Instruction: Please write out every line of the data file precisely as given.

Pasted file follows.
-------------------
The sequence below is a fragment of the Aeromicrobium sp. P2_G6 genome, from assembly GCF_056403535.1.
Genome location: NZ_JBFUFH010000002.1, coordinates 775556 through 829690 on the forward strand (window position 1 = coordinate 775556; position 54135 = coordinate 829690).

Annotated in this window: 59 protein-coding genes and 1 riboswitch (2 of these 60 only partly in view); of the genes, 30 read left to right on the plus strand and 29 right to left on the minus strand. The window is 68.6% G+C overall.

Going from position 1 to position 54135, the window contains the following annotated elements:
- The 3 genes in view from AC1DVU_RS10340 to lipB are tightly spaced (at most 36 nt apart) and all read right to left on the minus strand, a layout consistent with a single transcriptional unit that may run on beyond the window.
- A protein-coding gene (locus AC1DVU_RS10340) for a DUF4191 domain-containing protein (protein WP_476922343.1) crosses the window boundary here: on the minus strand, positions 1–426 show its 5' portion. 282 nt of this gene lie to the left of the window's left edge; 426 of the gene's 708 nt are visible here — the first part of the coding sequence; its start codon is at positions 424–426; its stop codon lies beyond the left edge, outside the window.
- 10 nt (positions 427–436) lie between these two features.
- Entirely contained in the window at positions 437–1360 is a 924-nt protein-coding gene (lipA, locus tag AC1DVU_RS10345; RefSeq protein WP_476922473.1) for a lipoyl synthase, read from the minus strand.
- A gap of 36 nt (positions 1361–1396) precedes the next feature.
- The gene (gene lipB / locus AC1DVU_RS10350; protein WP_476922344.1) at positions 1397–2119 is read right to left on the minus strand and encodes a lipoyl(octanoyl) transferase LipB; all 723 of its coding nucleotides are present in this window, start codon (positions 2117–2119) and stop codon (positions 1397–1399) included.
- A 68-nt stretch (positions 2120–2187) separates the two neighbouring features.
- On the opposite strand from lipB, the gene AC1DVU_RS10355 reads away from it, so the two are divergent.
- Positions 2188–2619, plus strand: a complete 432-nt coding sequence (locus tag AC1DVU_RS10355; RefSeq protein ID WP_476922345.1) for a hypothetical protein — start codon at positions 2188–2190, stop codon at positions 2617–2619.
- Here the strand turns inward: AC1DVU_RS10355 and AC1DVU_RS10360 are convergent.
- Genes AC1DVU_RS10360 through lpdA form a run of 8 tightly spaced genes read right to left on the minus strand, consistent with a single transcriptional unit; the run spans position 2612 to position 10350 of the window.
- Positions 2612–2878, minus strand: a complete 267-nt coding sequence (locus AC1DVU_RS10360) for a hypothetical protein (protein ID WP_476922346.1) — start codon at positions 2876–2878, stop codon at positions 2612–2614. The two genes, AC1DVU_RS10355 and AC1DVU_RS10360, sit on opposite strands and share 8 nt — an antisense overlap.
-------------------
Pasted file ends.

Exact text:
The sequence below is a fragment of the Aeromicrobium sp. P2_G6 genome, from assembly GCF_056403535.1.
Genome location: NZ_JBFUFH010000002.1, coordinates 775556 through 829690 on the forward strand (window position 1 = coordinate 775556; position 54135 = coordinate 829690).

Annotated in this window: 59 protein-coding genes and 1 riboswitch (2 of these 60 only partly in view); of the genes, 30 read left to right on the plus strand and 29 right to left on the minus strand. The window is 68.6% G+C overall.

Going from position 1 to position 54135, the window contains the following annotated elements:
- The 3 genes in view from AC1DVU_RS10340 to lipB are tightly spaced (at most 36 nt apart) and all read right to left on the minus strand, a layout consistent with a single transcriptional unit that may run on beyond the window.
- A protein-coding gene (locus AC1DVU_RS10340) for a DUF4191 domain-containing protein (protein WP_476922343.1) crosses the window boundary here: on the minus strand, positions 1–426 show its 5' portion. 282 nt of this gene lie to the left of the window's left edge; 426 of the gene's 708 nt are visible here — the first part of the coding sequence; its start codon is at positions 424–426; its stop codon lies beyond the left edge, outside the window.
- 10 nt (positions 427–436) lie between these two features.
- Entirely contained in the window at positions 437–1360 is a 924-nt protein-coding gene (lipA, locus tag AC1DVU_RS10345; RefSeq protein WP_476922473.1) for a lipoyl synthase, read from the minus strand.
- A gap of 36 nt (positions 1361–1396) precedes the next feature.
- The gene (gene lipB / locus AC1DVU_RS10350; protein WP_476922344.1) at positions 1397–2119 is read right to left on the minus strand and encodes a lipoyl(octanoyl) transferase LipB; all 723 of its coding nucleotides are present in this window, start codon (positions 2117–2119) and stop codon (positions 1397–1399) included.
- A 68-nt stretch (positions 2120–2187) separates the two neighbouring features.
- On the opposite strand from lipB, the gene AC1DVU_RS10355 reads away from it, so the two are divergent.
- Positions 2188–2619, plus strand: a complete 432-nt coding sequence (locus tag AC1DVU_RS10355; RefSeq protein ID WP_476922345.1) for a hypothetical protein — start codon at positions 2188–2190, stop codon at positions 2617–2619.
- Here the strand turns inward: AC1DVU_RS10355 and AC1DVU_RS10360 are convergent.
- Genes AC1DVU_RS10360 through lpdA form a run of 8 tightly spaced genes read right to left on the minus strand, consistent with a single transcriptional unit; the run spans position 2612 to position 10350 of the window.
- Positions 2612–2878, minus strand: a complete 267-nt coding sequence (locus AC1DVU_RS10360) for a hypothetical protein (protein ID WP_476922346.1) — start codon at positions 2876–2878, stop codon at positions 2612–2614. The two genes, AC1DVU_RS10355 and AC1DVU_RS10360, sit on opposite strands and share 8 nt — an antisense overlap.